In this article, we take a brief look at what Web accessibility is, and how it can benefit Web users and the businesses and organisations that make it a priority.
What Is It?
Web accessibility mean that websites, tools, and technologies are designed and made so that all people, regardless of their barriers, including those with disabilities can use them i.e., perceive, understand, navigate, and interact with the Web, and contribute to the Web.
Barriers and Challenges To Web Accessibility
The main barriers and challenges to Web accessibility include physical challenges: auditory, cognitive, neurological, speech, visual, and physical barriers (motor disabilities).
Reasons for making websites, Web tools, and technologies as accessible as possible include:
- Reaching more potential customers and selling more.
- To support social inclusion; e.g. for those with disabilities, older people, and people in rural areas.
- Improving usability and offering better user experiences.
- Helping businesses in other ways by overlapping with other best practices; e.g. mobile web design, device independence, usability, design for older users, search engine optimisation (SEO), and more. Accessible websites tend to have better search engine results, reduced maintenance costs, and increased audience reach.
Examples (real-life and general) of ways in which Web accessibility can be improved include:
Adding alt text to images to help people who use a screen reader, adding technologies such as speech input for those who can’t use a mouse, and providing transcripts to accompany audio.
Twitter recently introducing its first proprietary, new fonts called ‘Chirp’ which are designed to make reading easier when scrolling through tweets. Twitter has also just changed its colour scheme to get more contrast and reduce the amount of blue elements across the interface, thereby making photos and videos easier to spot.
Web accessibility is covered by some legislation. For example:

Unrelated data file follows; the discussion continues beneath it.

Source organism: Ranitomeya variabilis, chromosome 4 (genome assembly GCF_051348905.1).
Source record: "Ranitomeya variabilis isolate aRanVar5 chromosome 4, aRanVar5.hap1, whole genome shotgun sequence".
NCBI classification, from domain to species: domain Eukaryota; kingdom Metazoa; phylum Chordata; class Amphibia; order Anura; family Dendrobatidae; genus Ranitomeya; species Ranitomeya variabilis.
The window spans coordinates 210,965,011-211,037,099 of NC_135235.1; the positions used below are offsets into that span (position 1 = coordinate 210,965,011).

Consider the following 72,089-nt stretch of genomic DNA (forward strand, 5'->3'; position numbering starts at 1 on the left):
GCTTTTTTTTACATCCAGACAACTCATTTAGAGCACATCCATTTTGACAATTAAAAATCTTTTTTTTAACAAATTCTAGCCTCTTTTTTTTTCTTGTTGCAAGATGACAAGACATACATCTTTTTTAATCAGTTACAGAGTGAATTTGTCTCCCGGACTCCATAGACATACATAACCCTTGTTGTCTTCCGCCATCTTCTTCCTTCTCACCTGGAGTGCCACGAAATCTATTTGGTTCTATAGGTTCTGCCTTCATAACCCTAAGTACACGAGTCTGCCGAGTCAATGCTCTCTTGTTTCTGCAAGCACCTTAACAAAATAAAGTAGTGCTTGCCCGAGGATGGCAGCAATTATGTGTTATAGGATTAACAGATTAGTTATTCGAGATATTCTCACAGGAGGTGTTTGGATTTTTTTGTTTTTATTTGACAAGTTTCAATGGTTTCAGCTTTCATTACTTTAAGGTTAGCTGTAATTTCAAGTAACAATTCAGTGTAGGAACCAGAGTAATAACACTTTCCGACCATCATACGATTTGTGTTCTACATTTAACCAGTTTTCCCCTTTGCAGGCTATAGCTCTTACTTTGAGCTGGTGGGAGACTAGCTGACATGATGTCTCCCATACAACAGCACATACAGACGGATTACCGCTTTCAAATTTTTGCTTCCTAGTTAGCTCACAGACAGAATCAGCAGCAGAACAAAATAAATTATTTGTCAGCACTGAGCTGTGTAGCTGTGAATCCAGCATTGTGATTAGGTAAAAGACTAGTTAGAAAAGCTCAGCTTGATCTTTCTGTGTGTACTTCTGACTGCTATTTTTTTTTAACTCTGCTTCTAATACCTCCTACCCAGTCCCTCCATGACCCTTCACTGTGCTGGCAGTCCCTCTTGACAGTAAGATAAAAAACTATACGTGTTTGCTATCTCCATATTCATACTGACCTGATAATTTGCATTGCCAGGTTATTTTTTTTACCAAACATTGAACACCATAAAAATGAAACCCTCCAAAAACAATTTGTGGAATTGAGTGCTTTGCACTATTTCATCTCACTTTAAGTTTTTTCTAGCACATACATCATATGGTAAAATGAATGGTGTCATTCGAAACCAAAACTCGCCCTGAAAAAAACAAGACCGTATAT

- In the UK: The Equality Act 2010 which says that it is unlawful for service providers to treat disabled people less favourably because they are disabled and that, under this law, service providers must make “reasonable adjustments” not to treat disabled people unfavourably because of factors relating to their disability.
- Also, in the UK, the Public Sector Bodies (Websites and Mobile Applications) (No. 2) Accessibility Regulations came into force in September 2018. As the name suggests, public sector web sites (for central and government local government organisations, some charities, and some non-government organisations) must meet certain accessibility standards and publish a statement saying they have been met.
- In the rest of Europe: The European Union (EU) Directive on the Accessibility of Websites and Mobile Applications requires those in EU member states to ensure that their websites and mobile apps meet common accessibility standards.
- In the US: Section 508 Amendment to the Rehabilitation Act of 1973, which stipulates that all Federal agencies’ electronic and information technology should be accessible to those with disabilities.
The recognised common standards for Web accessibility are the Web Content Accessibility Guidelines (WCAG), developed through the W3C® process in cooperation with individuals and organisations worldwide. The goal is to provide a single shared standard for web content accessibility that meets the needs of individuals, organisations, and governments internationally. The WCAG 2.0 guidelines were published on 11 December 2008, WCAG 2.1 on 5 June 2018, and the latest WCAG 2.2 guidelines are scheduled to be published this summer.
Tools and Resources
Some tools and resources that can help your business or organisation to get up to speed with Web accessibility include:
The W3C® Web Accessibility Evaluation Tools List: https://www.w3.org/WAI/ER/tools/
The W3C® Web Content Accessibility Guidelines (WCAG) Overview: https://www.w3.org/WAI/standards-guidelines/wcag/
TechRadar’s Best Accessibility Software of 2021: https://www.techradar.com/uk/best/web-accessibility-software
A UK Government Introduction to Making Your Service Accessible: https://www.gov.uk/service-manual/helping-people-to-use-your-service/making-your-service-accessible-an-introduction
What Does This Mean For Your Business?
There are many sound reasons for making your website(s), tools, and technologies accessible to everyone, which includes helping to give those people with disabilities equal rights and abilities in their online life, compliance (with laws and guidelines), improving search engine rankings and usability, and maximising the potential number of online enquiries and customers. It is totally reasonable to expect that physical challenges, for example, should not be a reason why some people are excluded from accessing the same services and quality of experience online as others and businesses should make reasonable efforts to ensure that this doesn’t happen. Meeting accessibility guidelines can bring many different kinds of benefits to businesses as well as benefitting the users of their website(s), tools, and technologies.
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